Humidity + grass + animal dung = a psychedelic shroom that will fruit easily for the majority of the year. 

Look-Alikes

Luckily P.cubensis does not have a whole load of doppel-gangers it could be confused with. However, cases of mistaken identity are still very possible if you do not know what you are looking for. The mushroom P.cubensis is most often mistaken (in the US at least) for the poisonous Chlorophyllum molybdites (also known as Green-Spored Lepiota or the Green-Spored Parasol or the ‘vomiter’ 🤢 which can cause violent illness. With foraging for shrooms, even well known and relatively common ones, there always remains a risk. This is why we recommend our grow kits which are available in various strains of Psilocybe cubensis— no look-alikes or mistaken identity possible!

Nicknames

Like any celebrity, P.cubensis has many nicknames. As it is the most common of the Psilocybe genus it is often just referred to as ‘shrooms’ or ‘magic mushrooms’. More specifically though it can go by: ‘golden tops’, ‘gold cap’, ‘cubes’ or even ‘the Mexican Mushroom’, among many others! 

Strains

Another, of the many, reasons why P.cubensis is so special is that it has strains of its own, each of a different character! Five worth noting are:

Golden Teacher: so named for its beautiful golden hue, and the philosophical insights that derive from taking it. 

B+: this strain is big and strong, needing relatively little care when cultivating at home, making it a favourite for growers. Gives moderate and warm visual/spiritual trips. 

Mckennaii: named, of course, after Terance Mckenna, this is on the stronger scale for P.cubensis. Known to produce deep, self exploratory trips and strong visuals. 

Mazatapec: these shrooms are known to grow a little slower, but are worth the wait, delivering a spiritual high. 

Ecuadorian: these hardy mushrooms grew tough in the highlands of Ecuador— their original home. They are loved by psychonauts as they gift a very spiritual high, focusing on the mind rather than the body.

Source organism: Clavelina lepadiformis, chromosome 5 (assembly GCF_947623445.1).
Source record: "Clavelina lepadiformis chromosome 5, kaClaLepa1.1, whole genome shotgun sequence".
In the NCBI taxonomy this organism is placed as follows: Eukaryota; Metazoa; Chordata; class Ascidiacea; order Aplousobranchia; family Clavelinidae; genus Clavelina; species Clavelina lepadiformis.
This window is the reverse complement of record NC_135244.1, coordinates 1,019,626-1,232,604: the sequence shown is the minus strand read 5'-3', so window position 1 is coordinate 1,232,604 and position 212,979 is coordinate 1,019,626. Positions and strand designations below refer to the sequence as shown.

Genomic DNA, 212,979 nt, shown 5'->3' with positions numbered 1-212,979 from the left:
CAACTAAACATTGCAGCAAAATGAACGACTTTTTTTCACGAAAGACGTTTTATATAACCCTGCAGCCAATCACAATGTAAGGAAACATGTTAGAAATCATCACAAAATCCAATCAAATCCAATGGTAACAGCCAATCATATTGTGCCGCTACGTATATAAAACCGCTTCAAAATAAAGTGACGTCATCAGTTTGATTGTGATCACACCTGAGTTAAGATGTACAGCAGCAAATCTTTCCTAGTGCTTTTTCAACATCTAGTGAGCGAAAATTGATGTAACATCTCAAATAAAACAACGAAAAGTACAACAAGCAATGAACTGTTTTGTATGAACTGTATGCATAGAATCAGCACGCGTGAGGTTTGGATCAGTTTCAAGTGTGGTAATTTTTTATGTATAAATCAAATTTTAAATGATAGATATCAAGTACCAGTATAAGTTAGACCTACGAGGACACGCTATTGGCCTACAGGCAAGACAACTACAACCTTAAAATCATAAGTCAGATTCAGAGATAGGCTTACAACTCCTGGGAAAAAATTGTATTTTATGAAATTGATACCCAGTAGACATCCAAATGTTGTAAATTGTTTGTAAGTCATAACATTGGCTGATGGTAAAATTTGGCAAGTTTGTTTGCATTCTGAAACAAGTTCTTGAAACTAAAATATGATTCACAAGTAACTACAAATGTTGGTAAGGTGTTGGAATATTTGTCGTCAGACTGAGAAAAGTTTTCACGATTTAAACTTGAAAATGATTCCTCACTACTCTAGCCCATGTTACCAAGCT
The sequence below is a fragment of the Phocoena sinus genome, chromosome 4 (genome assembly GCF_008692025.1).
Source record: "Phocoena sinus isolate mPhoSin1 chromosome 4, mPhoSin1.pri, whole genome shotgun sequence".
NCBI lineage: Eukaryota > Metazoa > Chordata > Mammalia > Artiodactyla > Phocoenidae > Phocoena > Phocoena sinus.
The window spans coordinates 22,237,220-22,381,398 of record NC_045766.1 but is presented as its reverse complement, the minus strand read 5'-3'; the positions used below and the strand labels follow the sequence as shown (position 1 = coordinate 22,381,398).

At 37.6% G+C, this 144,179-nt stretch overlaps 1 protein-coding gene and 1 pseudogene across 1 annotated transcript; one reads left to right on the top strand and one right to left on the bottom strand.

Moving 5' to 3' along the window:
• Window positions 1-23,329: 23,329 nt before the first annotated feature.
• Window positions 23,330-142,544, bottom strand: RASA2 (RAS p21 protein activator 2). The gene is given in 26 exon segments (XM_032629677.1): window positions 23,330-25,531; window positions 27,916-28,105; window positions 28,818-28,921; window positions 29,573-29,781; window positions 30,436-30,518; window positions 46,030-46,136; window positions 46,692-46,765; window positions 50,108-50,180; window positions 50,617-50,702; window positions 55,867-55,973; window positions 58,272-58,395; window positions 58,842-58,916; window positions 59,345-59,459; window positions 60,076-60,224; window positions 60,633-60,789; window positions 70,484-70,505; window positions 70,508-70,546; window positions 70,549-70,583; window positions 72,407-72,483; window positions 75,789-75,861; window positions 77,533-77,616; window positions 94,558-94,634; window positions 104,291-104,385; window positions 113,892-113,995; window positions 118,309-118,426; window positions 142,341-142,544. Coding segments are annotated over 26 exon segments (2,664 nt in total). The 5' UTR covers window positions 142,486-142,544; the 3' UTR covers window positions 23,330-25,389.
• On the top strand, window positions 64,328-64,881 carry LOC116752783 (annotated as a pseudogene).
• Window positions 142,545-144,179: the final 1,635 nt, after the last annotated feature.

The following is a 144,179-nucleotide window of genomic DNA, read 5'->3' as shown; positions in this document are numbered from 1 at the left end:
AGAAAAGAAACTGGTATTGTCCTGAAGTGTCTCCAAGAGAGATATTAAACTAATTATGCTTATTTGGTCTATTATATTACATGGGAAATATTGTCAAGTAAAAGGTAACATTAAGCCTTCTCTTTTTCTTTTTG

(There are many other fascinating P.cubensis strains we haven’t mentioned, check them out!)

Vital Stats: How to spot this shroom

To identify a Psilocybe cubensis, check out the following:

Cap: Large— up to 10cm. Bell shaped when immature, becoming convex when it matures. The skin is smooth when dry, becoming slimy (or viscid) when wet. The colour can range greatly around its famed golden hue; from creamy, to yellow, to cinnamon-brown. Blue-green when bruised. 

Gills: close at the rim of cap, getting broader towards the stem. Pale grey in immaturity, becoming purple to black with age. 

Spores: elliptical (oval) in shape with thick walls. Produce a dark purplish-brown spore print. 

Stem: (or stipe) between 4-15cm long and 0.5- 1.5cm thick, though can get thicker towards the base. Smooth and white, occasionally with yellow-brown tint. Blue-green when bruised. 

Taste and Smell: The taste and smell of the Psilocybe cubensis is described as farinaceous which means ‘containing starch’. Apparently similar to freshly ground flour. 

Can I eat it? : It is edible, but hallucinogenic. Proceed with caution

Find it: In humid grasslands where cattle and other herbivores roam. 

When: if the conditions are right, almost all year round.  

Family:  Hymenogastraceae

Genus: Psilocybe

Species: cubensis